It is a curious feature in the career of Roy Hodgson that for a man as long in the tooth and well-travelled in world football, his knowledge of the minutiae of the England team’s history – its triumphs and despair, its scandals, false dawns and dashed hopes – is patchy. For so many of those international breaks over the years, Hodgson was an Englishman abroad and otherwise indisposed.
Temperamentally he is different to the English football public. For those who have gathered around the television, or at Wembley, for as long as they can remember, watching England is a ritualistic kind of disappointment. Hodgson, unburdened with the years of frustration, sees it otherwise.
The summer in Brazil has ensured that he too has his share of the England team’s pain. What he cannot understand is why the side’s history plays on an endless spool in the minds of the English public and was part of the reason why, on Wednesday night, when the usually innocuous subject of shots on target was raised, he described it as “absolute f***ing b*******”.
To see the England team through the eyes of Hodgson is to see it through the eyes of an outsider. Not one like Fabio Capello, whose loose grasp of the language meant that he could only offer the most perfunctory assessments. Hodgson understands how the nation consumes this epic tale of failure on the bad nights at Wembley, as a collective recurring nightmare. He sees it more as a problem to be solved; no different in principle to those he has encountered over his 38 years in management from Bristol City to Neuchatel Xamax.
The England team of 2014 are amid a crisis for player development. Too few good young English players being produced, a declining standard of tournament performance and with it a falling Fifa ranking that threatens seeding status in World Cup qualification.
Against that backdrop Hodgson has placed his faith in a small group of young players for Euro 2016. There are hardly any arguments about the best 23 at any one time, unless you fancy a debate over the relative merits of Jack Colback or Mark Noble. Generally speaking, the side Hodgson picked on Wednesday night was regarded as the best at his disposal. They struggled to break down a Norway team that came to defend.
Of the injured players he is missing, Ross Barkley and Adam Lallana were regular substitutes at the World Cup and Theo Walcott is likely to feature when he at last returns. But ultimately, this group is the best of English football, certain retirees notwithstanding.
What that 1-0 win over Norway told us is that the road over the next two years is going to be hard. Perhaps not qualifying for the inflated, 24-team European Championship but in how this new team takes shape. It is a young side taking its first step in the new era, post-golden generation and for all the obvious deficiencies – most notably in defence – this is what England are now.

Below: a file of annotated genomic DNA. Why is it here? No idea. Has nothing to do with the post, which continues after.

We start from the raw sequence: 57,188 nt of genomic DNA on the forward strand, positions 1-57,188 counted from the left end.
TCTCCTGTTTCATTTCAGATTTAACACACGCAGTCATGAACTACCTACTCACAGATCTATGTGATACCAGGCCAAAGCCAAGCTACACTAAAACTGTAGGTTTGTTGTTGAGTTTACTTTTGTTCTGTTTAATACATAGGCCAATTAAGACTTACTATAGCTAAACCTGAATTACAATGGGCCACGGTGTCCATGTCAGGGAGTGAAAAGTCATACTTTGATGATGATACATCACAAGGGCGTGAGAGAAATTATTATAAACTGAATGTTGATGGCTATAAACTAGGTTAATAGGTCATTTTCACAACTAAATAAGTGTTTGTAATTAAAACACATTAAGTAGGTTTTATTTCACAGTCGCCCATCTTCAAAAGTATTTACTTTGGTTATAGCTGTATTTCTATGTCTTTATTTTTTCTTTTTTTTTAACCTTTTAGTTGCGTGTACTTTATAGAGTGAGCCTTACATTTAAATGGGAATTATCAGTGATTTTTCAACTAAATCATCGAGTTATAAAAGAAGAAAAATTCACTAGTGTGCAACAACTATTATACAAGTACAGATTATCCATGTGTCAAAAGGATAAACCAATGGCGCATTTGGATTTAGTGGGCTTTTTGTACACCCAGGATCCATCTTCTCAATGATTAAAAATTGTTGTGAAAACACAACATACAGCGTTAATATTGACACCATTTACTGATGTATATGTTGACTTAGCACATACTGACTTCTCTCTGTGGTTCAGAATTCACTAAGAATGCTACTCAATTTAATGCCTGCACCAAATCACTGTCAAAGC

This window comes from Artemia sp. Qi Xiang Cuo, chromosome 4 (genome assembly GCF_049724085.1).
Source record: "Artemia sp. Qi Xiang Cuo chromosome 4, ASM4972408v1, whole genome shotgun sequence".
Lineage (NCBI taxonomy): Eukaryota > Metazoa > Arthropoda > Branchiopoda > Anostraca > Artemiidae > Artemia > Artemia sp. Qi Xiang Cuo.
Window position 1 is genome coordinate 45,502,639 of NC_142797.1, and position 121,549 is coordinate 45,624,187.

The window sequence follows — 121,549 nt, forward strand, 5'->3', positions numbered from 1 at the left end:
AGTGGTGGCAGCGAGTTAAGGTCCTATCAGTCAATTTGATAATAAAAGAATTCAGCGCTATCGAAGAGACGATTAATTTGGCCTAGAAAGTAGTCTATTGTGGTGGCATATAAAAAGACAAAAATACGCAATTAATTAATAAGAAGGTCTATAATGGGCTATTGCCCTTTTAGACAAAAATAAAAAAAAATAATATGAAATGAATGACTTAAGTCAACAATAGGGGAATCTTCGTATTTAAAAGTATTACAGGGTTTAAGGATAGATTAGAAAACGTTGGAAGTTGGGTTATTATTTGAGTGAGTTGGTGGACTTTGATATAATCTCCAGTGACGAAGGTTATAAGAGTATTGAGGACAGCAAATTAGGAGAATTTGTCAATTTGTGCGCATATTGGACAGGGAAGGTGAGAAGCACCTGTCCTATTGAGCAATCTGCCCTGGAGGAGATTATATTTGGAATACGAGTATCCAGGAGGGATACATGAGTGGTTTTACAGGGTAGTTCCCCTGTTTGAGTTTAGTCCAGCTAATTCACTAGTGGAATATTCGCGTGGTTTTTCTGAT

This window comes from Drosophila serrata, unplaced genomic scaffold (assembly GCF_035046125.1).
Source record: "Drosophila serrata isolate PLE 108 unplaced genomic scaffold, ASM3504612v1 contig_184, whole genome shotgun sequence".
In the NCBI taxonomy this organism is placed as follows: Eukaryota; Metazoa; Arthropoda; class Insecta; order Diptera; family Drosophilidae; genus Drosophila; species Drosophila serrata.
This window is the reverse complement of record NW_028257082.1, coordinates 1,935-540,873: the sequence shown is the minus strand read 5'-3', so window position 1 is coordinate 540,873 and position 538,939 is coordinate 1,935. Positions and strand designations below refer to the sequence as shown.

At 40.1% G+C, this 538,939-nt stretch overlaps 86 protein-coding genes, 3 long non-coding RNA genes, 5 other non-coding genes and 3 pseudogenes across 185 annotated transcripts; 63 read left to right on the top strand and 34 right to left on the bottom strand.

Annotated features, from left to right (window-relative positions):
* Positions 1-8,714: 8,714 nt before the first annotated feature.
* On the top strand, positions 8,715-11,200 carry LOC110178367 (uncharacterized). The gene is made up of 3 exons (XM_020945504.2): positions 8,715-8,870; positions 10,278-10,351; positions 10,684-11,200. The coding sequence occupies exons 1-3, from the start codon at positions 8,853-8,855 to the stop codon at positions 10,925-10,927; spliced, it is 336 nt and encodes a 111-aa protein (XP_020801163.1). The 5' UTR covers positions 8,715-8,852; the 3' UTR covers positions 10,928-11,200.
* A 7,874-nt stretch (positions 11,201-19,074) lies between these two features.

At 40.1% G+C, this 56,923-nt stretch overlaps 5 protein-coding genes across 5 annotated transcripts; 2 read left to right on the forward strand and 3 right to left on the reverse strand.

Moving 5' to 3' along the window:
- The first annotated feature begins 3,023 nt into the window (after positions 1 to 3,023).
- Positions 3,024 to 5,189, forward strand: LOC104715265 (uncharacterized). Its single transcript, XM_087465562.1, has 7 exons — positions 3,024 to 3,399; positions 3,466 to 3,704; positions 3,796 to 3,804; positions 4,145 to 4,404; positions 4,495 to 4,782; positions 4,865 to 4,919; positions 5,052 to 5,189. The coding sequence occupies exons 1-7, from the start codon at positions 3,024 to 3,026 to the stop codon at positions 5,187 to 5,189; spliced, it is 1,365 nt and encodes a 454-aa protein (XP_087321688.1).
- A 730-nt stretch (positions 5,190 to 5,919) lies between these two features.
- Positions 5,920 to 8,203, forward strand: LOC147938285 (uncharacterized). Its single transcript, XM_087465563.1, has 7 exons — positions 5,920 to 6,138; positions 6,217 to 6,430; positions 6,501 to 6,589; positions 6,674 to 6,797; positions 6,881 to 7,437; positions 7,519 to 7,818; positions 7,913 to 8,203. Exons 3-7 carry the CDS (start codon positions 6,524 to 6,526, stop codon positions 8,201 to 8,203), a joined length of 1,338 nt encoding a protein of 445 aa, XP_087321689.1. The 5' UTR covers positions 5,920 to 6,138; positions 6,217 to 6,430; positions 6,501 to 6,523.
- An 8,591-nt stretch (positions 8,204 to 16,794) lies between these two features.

In Raheem Sterling there is the potential for an outstanding player in two years’ time. The likes of Daniel Sturridge, Alex Oxlade-Chamberlain and Jordan Henderson should have matured by then into more rounded international footballers. It is plausible that Phil Jones, Phil Jagielka and Gary Cahill could find themselves overtaken by Calum Chambers and John Stones, depending on who holds down first-team places with their clubs. With the likes of Wayne Rooney and Jack Wilshere, the picture is much less clear. These are players whose careers have always felt volatile; how they present themselves for a tournament, that one-month snapshot of a footballer’s effectiveness, is much less easy to predict.
Through it all, Hodgson will attract the sharpest criticism. He is a man who tends not hide his emotions. Ahead of Monday’s Euro 2016 qualifier in Switzerland, he will be lauded as the man who restored them to the global stage 20 years ago when he led the Swiss national team to the World Cup finals of 1994. For the English he currently can do little more than plead they stop looking over their shoulder at the last World Cup, for which he is growing tired of apologising.
Hodgson has a stubbornness that is a trait of most successful managers, as well as a cheerful willingness to shrug off the argument and put his best foot forward. If the swearing offends anyone, it should be pointed out that this is a man who built his football career from the lower reaches of the amateur game in Sweden, and had to fight for every inch.
Funnily enough, Hodgson is by far the most erudite England manager of recent times. Not much competition in that regard, you might argue, but there are few managers who can wield the word “sophistry” with the confidence he does. Earlier in the week he recalled a tale about his time at Internazionale and it is hard to escape the feeling that he loved those days the best of all; when he rubbed shoulders with a grand generation of Italian football men who valued bold opinions and excellent tailoring.
Instead, he finds himself, at 67, not at one of the great old clubs of European football but trying to restore the dilapidated family seat. Escaping the shadow of its history is half the problem.
England comparisons: Present v past
England’s players compared to their predecessors:
1 Jack Wilshere
Caps21 Goals 0 Win% 52
v Bryan Robson
Caps 90 Goals 26 Win% 56
2 Phil Jones
Caps 12 Clean sheets 5 W% 42
v John Terry
Caps 78 Clean sheets 37 W% 64
3 Raheem Sterling
Caps 8 Goals 0 Win% 38
v David Beckham
Caps 115 Goals 17 Win% 59